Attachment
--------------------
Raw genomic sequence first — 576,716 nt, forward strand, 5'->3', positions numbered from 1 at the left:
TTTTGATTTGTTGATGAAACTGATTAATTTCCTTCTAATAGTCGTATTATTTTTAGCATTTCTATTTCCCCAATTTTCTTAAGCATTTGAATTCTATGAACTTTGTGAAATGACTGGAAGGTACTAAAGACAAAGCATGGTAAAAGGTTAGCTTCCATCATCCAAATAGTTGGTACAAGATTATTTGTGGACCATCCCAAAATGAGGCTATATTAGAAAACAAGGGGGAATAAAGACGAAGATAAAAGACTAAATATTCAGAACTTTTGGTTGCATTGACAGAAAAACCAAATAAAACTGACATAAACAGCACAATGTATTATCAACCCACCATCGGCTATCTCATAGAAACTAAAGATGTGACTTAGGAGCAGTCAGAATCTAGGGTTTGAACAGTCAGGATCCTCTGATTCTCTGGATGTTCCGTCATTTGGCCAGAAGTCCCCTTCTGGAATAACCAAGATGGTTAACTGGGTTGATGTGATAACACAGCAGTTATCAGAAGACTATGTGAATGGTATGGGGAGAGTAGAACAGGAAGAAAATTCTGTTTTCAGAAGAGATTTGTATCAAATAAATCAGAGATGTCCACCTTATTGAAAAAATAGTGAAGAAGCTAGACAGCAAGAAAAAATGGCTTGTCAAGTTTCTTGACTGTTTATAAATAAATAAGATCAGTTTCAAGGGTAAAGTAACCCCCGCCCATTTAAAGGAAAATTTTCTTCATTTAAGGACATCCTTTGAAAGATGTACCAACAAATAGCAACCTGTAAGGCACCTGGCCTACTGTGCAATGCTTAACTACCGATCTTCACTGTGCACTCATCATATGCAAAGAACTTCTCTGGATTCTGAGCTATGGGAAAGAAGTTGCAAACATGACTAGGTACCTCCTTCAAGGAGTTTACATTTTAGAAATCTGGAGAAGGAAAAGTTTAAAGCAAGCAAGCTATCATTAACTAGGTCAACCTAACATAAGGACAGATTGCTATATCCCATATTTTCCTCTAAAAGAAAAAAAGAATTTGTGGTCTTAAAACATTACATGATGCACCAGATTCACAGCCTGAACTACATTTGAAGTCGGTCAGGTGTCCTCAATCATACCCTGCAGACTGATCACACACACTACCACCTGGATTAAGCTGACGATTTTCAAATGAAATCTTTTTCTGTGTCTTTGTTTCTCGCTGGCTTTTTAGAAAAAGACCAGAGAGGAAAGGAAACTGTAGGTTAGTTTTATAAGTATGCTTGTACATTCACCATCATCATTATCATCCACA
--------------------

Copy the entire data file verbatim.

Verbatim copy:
Raw genomic sequence first — 576,716 nt, forward strand, 5'->3', positions numbered from 1 at the left:
TTTTGATTTGTTGATGAAACTGATTAATTTCCTTCTAATAGTCGTATTATTTTTAGCATTTCTATTTCCCCAATTTTCTTAAGCATTTGAATTCTATGAACTTTGTGAAATGACTGGAAGGTACTAAAGACAAAGCATGGTAAAAGGTTAGCTTCCATCATCCAAATAGTTGGTACAAGATTATTTGTGGACCATCCCAAAATGAGGCTATATTAGAAAACAAGGGGGAATAAAGACGAAGATAAAAGACTAAATATTCAGAACTTTTGGTTGCATTGACAGAAAAACCAAATAAAACTGACATAAACAGCACAATGTATTATCAACCCACCATCGGCTATCTCATAGAAACTAAAGATGTGACTTAGGAGCAGTCAGAATCTAGGGTTTGAACAGTCAGGATCCTCTGATTCTCTGGATGTTCCGTCATTTGGCCAGAAGTCCCCTTCTGGAATAACCAAGATGGTTAACTGGGTTGATGTGATAACACAGCAGTTATCAGAAGACTATGTGAATGGTATGGGGAGAGTAGAACAGGAAGAAAATTCTGTTTTCAGAAGAGATTTGTATCAAATAAATCAGAGATGTCCACCTTATTGAAAAAATAGTGAAGAAGCTAGACAGCAAGAAAAAATGGCTTGTCAAGTTTCTTGACTGTTTATAAATAAATAAGATCAGTTTCAAGGGTAAAGTAACCCCCGCCCATTTAAAGGAAAATTTTCTTCATTTAAGGACATCCTTTGAAAGATGTACCAACAAATAGCAACCTGTAAGGCACCTGGCCTACTGTGCAATGCTTAACTACCGATCTTCACTGTGCACTCATCATATGCAAAGAACTTCTCTGGATTCTGAGCTATGGGAAAGAAGTTGCAAACATGACTAGGTACCTCCTTCAAGGAGTTTACATTTTAGAAATCTGGAGAAGGAAAAGTTTAAAGCAAGCAAGCTATCATTAACTAGGTCAACCTAACATAAGGACAGATTGCTATATCCCATATTTTCCTCTAAAAGAAAAAAAGAATTTGTGGTCTTAAAACATTACATGATGCACCAGATTCACAGCCTGAACTACATTTGAAGTCGGTCAGGTGTCCTCAATCATACCCTGCAGACTGATCACACACACTACCACCTGGATTAAGCTGACGATTTTCAAATGAAATCTTTTTCTGTGTCTTTGTTTCTCGCTGGCTTTTTAGAAAAAGACCAGAGAGGAAAGGAAACTGTAGGTTAGTTTTATAAGTATGCTTGTACATTCACCATCATCATTATCATCCACA